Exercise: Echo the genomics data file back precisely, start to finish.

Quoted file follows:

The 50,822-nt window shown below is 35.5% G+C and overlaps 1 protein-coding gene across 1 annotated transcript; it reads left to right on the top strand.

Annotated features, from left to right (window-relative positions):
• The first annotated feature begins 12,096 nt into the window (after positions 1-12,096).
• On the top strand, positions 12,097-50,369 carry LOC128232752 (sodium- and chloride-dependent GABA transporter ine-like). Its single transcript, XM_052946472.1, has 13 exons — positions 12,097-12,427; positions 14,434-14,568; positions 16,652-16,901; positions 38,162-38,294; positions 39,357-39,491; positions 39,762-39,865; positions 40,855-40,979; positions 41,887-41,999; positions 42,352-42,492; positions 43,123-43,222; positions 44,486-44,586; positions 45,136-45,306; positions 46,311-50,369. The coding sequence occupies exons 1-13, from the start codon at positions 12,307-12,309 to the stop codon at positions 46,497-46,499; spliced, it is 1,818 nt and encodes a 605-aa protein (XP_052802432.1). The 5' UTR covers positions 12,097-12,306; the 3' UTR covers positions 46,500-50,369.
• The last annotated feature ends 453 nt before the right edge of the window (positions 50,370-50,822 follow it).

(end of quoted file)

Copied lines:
The 50,822-nt window shown below is 35.5% G+C and overlaps 1 protein-coding gene across 1 annotated transcript; it reads left to right on the top strand.

Annotated features, from left to right (window-relative positions):
• The first annotated feature begins 12,096 nt into the window (after positions 1-12,096).
• On the top strand, positions 12,097-50,369 carry LOC128232752 (sodium- and chloride-dependent GABA transporter ine-like). Its single transcript, XM_052946472.1, has 13 exons — positions 12,097-12,427; positions 14,434-14,568; positions 16,652-16,901; positions 38,162-38,294; positions 39,357-39,491; positions 39,762-39,865; positions 40,855-40,979; positions 41,887-41,999; positions 42,352-42,492; positions 43,123-43,222; positions 44,486-44,586; positions 45,136-45,306; positions 46,311-50,369. The coding sequence occupies exons 1-13, from the start codon at positions 12,307-12,309 to the stop codon at positions 46,497-46,499; spliced, it is 1,818 nt and encodes a 605-aa protein (XP_052802432.1). The 5' UTR covers positions 12,097-12,306; the 3' UTR covers positions 46,500-50,369.
• The last annotated feature ends 453 nt before the right edge of the window (positions 50,370-50,822 follow it).